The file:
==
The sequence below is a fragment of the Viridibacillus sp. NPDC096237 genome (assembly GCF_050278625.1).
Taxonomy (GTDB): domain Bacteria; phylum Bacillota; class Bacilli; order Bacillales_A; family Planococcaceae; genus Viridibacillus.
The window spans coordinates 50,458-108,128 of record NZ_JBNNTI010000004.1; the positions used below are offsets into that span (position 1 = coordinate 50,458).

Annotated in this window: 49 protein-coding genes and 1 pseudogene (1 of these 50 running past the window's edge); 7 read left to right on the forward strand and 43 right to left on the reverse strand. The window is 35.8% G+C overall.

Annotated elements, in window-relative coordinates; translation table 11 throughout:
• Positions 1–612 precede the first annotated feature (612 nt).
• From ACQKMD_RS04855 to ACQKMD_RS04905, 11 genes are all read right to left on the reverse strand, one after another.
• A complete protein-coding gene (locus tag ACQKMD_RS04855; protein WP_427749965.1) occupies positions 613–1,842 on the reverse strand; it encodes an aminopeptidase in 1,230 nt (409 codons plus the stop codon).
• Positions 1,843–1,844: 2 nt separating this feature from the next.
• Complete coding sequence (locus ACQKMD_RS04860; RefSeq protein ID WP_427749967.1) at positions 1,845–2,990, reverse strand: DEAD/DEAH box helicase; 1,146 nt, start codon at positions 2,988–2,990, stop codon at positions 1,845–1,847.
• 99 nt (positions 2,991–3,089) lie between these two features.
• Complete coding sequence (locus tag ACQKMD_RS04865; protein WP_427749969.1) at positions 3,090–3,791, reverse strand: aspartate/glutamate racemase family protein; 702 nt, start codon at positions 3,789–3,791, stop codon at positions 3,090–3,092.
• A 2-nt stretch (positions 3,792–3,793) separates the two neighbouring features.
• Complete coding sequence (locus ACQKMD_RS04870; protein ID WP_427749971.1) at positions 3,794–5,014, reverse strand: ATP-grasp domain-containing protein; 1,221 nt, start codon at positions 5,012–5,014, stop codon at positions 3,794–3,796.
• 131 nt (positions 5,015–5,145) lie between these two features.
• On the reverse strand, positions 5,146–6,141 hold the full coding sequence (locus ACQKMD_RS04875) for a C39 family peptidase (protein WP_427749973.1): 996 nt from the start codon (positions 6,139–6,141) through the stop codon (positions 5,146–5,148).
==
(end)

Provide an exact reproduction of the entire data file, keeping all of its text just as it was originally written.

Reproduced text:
The sequence below is a fragment of the Viridibacillus sp. NPDC096237 genome (assembly GCF_050278625.1).
Taxonomy (GTDB): domain Bacteria; phylum Bacillota; class Bacilli; order Bacillales_A; family Planococcaceae; genus Viridibacillus.
The window spans coordinates 50,458-108,128 of record NZ_JBNNTI010000004.1; the positions used below are offsets into that span (position 1 = coordinate 50,458).

Annotated in this window: 49 protein-coding genes and 1 pseudogene (1 of these 50 running past the window's edge); 7 read left to right on the forward strand and 43 right to left on the reverse strand. The window is 35.8% G+C overall.

Annotated elements, in window-relative coordinates; translation table 11 throughout:
• Positions 1–612 precede the first annotated feature (612 nt).
• From ACQKMD_RS04855 to ACQKMD_RS04905, 11 genes are all read right to left on the reverse strand, one after another.
• A complete protein-coding gene (locus tag ACQKMD_RS04855; protein WP_427749965.1) occupies positions 613–1,842 on the reverse strand; it encodes an aminopeptidase in 1,230 nt (409 codons plus the stop codon).
• Positions 1,843–1,844: 2 nt separating this feature from the next.
• Complete coding sequence (locus ACQKMD_RS04860; RefSeq protein ID WP_427749967.1) at positions 1,845–2,990, reverse strand: DEAD/DEAH box helicase; 1,146 nt, start codon at positions 2,988–2,990, stop codon at positions 1,845–1,847.
• 99 nt (positions 2,991–3,089) lie between these two features.
• Complete coding sequence (locus tag ACQKMD_RS04865; protein WP_427749969.1) at positions 3,090–3,791, reverse strand: aspartate/glutamate racemase family protein; 702 nt, start codon at positions 3,789–3,791, stop codon at positions 3,090–3,092.
• A 2-nt stretch (positions 3,792–3,793) separates the two neighbouring features.
• Complete coding sequence (locus ACQKMD_RS04870; protein ID WP_427749971.1) at positions 3,794–5,014, reverse strand: ATP-grasp domain-containing protein; 1,221 nt, start codon at positions 5,012–5,014, stop codon at positions 3,794–3,796.
• 131 nt (positions 5,015–5,145) lie between these two features.
• On the reverse strand, positions 5,146–6,141 hold the full coding sequence (locus ACQKMD_RS04875) for a C39 family peptidase (protein WP_427749973.1): 996 nt from the start codon (positions 6,139–6,141) through the stop codon (positions 5,146–5,148).